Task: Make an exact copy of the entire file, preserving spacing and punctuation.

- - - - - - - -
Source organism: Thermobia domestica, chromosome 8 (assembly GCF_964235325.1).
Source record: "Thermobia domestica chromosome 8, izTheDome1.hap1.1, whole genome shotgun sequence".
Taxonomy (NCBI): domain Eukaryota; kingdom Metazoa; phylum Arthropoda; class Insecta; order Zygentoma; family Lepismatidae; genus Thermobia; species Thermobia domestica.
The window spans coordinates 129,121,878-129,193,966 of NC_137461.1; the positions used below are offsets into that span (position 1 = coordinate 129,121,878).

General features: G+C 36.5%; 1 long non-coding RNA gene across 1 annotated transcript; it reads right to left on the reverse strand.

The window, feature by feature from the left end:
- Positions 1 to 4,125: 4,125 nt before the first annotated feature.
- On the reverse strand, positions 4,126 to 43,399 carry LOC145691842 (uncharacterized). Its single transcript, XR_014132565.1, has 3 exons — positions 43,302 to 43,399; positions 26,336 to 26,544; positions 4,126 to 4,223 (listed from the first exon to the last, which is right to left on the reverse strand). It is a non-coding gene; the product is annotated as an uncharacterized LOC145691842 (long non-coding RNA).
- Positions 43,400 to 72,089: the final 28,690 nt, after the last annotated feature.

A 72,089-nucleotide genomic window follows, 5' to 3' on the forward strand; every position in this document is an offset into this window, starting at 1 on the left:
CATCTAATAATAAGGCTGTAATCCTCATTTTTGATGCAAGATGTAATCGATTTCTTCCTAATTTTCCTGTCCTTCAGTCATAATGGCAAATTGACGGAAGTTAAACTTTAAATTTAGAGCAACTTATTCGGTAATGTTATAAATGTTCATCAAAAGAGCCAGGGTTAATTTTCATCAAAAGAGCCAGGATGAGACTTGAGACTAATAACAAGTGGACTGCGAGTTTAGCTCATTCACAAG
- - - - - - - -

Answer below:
Source organism: Thermobia domestica, chromosome 8 (assembly GCF_964235325.1).
Source record: "Thermobia domestica chromosome 8, izTheDome1.hap1.1, whole genome shotgun sequence".
Taxonomy (NCBI): domain Eukaryota; kingdom Metazoa; phylum Arthropoda; class Insecta; order Zygentoma; family Lepismatidae; genus Thermobia; species Thermobia domestica.
The window spans coordinates 129,121,878-129,193,966 of NC_137461.1; the positions used below are offsets into that span (position 1 = coordinate 129,121,878).

General features: G+C 36.5%; 1 long non-coding RNA gene across 1 annotated transcript; it reads right to left on the reverse strand.

The window, feature by feature from the left end:
- Positions 1 to 4,125: 4,125 nt before the first annotated feature.
- On the reverse strand, positions 4,126 to 43,399 carry LOC145691842 (uncharacterized). Its single transcript, XR_014132565.1, has 3 exons — positions 43,302 to 43,399; positions 26,336 to 26,544; positions 4,126 to 4,223 (listed from the first exon to the last, which is right to left on the reverse strand). It is a non-coding gene; the product is annotated as an uncharacterized LOC145691842 (long non-coding RNA).
- Positions 43,400 to 72,089: the final 28,690 nt, after the last annotated feature.

A 72,089-nucleotide genomic window follows, 5' to 3' on the forward strand; every position in this document is an offset into this window, starting at 1 on the left:
CATCTAATAATAAGGCTGTAATCCTCATTTTTGATGCAAGATGTAATCGATTTCTTCCTAATTTTCCTGTCCTTCAGTCATAATGGCAAATTGACGGAAGTTAAACTTTAAATTTAGAGCAACTTATTCGGTAATGTTATAAATGTTCATCAAAAGAGCCAGGGTTAATTTTCATCAAAAGAGCCAGGATGAGACTTGAGACTAATAACAAGTGGACTGCGAGTTTAGCTCATTCACAAG